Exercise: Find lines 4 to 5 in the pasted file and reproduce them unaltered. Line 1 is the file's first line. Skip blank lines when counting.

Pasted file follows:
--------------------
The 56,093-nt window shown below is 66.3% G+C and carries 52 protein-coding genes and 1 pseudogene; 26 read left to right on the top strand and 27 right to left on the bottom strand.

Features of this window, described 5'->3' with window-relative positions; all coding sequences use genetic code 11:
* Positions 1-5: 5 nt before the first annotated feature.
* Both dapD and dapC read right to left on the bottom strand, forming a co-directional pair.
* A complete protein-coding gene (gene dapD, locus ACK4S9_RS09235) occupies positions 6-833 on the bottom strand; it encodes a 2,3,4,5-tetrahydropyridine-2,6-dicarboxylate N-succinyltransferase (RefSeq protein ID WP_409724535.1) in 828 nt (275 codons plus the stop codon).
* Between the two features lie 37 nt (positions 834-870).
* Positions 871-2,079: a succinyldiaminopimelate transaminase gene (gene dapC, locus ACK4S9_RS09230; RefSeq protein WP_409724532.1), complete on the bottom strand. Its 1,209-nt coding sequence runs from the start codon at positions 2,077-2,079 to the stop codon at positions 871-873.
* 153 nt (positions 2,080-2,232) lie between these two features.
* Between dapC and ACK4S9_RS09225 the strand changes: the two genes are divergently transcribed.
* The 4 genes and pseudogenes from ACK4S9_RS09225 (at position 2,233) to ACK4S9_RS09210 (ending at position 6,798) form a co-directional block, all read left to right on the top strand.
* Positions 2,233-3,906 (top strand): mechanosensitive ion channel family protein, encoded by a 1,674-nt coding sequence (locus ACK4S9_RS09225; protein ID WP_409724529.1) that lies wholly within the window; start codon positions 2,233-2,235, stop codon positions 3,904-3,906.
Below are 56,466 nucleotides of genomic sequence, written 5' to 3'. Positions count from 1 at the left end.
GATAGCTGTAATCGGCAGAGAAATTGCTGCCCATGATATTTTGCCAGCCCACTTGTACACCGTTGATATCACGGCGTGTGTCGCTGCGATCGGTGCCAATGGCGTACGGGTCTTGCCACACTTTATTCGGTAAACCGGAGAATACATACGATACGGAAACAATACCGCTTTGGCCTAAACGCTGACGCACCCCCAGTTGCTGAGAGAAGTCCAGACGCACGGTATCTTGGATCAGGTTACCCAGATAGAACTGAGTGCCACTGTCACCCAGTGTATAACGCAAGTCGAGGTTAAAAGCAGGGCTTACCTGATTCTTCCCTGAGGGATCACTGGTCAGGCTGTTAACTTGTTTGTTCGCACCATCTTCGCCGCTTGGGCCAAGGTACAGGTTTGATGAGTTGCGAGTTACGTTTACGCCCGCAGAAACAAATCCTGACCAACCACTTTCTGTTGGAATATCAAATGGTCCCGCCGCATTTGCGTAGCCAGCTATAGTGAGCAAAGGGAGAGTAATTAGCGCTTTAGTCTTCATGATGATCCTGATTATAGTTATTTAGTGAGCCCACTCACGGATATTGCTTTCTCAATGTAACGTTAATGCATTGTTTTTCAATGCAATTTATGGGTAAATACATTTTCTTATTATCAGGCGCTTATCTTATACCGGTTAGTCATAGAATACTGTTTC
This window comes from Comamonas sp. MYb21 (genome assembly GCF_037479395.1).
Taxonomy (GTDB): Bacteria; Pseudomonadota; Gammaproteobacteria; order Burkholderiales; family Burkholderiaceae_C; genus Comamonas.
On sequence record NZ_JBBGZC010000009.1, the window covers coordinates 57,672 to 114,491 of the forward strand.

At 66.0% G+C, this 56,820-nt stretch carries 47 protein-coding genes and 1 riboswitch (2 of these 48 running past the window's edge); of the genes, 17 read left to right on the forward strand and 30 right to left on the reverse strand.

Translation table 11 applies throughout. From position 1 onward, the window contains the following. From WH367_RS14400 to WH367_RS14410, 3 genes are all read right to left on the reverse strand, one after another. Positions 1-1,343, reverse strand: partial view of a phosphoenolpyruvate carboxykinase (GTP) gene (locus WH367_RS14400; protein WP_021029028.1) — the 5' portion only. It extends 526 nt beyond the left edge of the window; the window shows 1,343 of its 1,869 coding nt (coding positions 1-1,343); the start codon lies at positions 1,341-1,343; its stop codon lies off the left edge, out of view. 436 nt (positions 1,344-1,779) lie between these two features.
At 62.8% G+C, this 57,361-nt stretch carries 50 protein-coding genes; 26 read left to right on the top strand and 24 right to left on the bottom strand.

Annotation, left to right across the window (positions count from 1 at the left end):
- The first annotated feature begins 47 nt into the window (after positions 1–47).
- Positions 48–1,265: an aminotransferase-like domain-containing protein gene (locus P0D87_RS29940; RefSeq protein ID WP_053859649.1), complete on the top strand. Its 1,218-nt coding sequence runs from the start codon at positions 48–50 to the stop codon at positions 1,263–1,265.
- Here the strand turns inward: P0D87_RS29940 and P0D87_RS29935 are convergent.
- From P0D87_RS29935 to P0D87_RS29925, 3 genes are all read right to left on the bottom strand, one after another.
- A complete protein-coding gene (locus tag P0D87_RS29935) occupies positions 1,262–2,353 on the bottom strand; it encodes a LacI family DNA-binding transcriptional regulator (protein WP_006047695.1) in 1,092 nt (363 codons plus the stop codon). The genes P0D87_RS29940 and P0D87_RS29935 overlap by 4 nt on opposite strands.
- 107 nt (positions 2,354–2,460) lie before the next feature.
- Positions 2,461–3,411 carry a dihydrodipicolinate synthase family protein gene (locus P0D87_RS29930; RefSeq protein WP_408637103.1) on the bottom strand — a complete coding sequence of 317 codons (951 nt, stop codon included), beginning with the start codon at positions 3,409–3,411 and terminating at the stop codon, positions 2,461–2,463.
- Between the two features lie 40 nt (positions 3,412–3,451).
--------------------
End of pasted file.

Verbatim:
* Both dapD and dapC read right to left on the bottom strand, forming a co-directional pair.
* A complete protein-coding gene (gene dapD, locus ACK4S9_RS09235) occupies positions 6-833 on the bottom strand; it encodes a 2,3,4,5-tetrahydropyridine-2,6-dicarboxylate N-succinyltransferase (RefSeq protein ID WP_409724535.1) in 828 nt (275 codons plus the stop codon).